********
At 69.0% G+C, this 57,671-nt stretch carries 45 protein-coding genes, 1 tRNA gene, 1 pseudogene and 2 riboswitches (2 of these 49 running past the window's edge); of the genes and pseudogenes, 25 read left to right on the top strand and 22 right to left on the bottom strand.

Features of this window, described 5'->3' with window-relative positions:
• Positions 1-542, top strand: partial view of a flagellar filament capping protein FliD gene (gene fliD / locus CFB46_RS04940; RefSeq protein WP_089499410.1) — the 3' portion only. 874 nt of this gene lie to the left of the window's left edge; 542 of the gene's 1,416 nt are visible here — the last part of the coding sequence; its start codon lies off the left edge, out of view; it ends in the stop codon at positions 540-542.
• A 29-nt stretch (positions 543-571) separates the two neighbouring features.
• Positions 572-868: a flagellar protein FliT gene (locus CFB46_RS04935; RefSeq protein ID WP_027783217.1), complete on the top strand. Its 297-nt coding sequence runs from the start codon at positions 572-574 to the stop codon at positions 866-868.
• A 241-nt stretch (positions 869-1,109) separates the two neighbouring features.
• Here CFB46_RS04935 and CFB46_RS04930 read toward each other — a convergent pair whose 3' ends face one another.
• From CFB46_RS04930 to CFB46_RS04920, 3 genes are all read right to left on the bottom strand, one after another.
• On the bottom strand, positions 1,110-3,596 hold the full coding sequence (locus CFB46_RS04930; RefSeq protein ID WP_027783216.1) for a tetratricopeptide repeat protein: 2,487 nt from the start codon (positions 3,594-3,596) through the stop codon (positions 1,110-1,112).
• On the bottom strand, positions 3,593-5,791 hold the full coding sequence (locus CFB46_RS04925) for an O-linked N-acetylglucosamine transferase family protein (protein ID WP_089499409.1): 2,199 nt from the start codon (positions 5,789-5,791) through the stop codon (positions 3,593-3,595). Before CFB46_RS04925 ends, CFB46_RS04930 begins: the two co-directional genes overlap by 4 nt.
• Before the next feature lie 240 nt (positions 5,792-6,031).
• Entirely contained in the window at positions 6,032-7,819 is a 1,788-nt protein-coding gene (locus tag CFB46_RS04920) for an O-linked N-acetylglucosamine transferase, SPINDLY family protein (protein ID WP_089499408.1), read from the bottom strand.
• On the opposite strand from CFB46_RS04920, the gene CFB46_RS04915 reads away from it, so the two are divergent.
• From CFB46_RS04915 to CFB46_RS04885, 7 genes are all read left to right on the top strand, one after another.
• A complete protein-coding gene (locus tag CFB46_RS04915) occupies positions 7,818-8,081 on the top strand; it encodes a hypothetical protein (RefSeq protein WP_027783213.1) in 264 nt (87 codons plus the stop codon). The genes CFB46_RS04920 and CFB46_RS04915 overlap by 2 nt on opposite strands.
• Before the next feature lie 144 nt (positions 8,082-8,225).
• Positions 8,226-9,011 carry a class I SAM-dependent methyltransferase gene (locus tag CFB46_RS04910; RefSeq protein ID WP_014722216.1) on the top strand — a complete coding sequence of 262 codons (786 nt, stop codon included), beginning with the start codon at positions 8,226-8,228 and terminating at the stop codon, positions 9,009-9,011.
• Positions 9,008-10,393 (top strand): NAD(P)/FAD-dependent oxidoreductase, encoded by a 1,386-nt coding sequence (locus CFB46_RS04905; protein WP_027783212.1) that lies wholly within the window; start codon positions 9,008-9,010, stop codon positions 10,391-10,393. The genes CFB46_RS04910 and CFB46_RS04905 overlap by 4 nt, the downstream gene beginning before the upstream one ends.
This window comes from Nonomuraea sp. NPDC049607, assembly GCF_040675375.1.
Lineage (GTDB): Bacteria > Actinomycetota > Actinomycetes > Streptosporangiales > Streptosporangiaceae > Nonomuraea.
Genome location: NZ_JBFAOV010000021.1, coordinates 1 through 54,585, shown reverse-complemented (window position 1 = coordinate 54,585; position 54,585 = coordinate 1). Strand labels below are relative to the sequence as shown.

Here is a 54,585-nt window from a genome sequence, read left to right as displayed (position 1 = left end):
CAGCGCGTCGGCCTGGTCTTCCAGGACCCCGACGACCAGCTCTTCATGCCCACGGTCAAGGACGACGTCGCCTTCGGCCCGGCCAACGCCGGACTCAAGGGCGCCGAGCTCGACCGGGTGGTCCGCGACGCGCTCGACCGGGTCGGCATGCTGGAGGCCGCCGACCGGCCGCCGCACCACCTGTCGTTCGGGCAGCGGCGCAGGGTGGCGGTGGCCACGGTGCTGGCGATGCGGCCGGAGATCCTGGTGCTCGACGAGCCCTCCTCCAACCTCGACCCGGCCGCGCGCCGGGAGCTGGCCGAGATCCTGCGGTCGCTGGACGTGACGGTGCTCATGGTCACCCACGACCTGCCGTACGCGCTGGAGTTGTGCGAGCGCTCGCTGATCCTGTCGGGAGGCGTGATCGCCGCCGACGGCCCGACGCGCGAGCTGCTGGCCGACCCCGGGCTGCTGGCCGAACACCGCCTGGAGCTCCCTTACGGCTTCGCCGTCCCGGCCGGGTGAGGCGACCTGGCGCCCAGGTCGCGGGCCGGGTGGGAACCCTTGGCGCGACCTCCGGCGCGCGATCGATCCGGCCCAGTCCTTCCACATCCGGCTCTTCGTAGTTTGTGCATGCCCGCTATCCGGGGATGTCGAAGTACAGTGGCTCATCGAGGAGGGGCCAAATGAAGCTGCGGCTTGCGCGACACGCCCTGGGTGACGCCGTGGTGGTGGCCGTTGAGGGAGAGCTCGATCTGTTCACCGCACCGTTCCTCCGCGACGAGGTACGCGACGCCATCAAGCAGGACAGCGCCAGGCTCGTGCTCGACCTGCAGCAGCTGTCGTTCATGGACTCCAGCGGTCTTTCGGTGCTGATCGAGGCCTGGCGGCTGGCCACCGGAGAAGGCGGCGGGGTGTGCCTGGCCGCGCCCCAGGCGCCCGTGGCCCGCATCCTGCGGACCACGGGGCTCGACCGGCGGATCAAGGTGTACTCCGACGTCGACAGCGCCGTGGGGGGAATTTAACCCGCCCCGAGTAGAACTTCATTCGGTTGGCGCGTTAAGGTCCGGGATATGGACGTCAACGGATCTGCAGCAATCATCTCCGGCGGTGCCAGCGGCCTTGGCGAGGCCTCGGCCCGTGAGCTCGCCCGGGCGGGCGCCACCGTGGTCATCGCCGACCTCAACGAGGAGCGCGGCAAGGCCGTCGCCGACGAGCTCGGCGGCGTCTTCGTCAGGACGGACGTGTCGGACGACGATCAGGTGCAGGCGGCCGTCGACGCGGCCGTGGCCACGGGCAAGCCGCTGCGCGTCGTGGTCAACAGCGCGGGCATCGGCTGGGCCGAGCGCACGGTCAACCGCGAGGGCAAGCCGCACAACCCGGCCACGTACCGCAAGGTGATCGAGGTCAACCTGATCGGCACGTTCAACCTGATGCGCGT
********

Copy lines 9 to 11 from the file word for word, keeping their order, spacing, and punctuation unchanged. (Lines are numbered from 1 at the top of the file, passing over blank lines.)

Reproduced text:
• On the bottom strand, positions 1,110-3,596 hold the full coding sequence (locus CFB46_RS04930; RefSeq protein ID WP_027783216.1) for a tetratricopeptide repeat protein: 2,487 nt from the start codon (positions 3,594-3,596) through the stop codon (positions 1,110-1,112).
• On the bottom strand, positions 3,593-5,791 hold the full coding sequence (locus CFB46_RS04925) for an O-linked N-acetylglucosamine transferase family protein (protein ID WP_089499409.1): 2,199 nt from the start codon (positions 5,789-5,791) through the stop codon (positions 3,593-3,595). Before CFB46_RS04925 ends, CFB46_RS04930 begins: the two co-directional genes overlap by 4 nt.
• Before the next feature lie 240 nt (positions 5,792-6,031).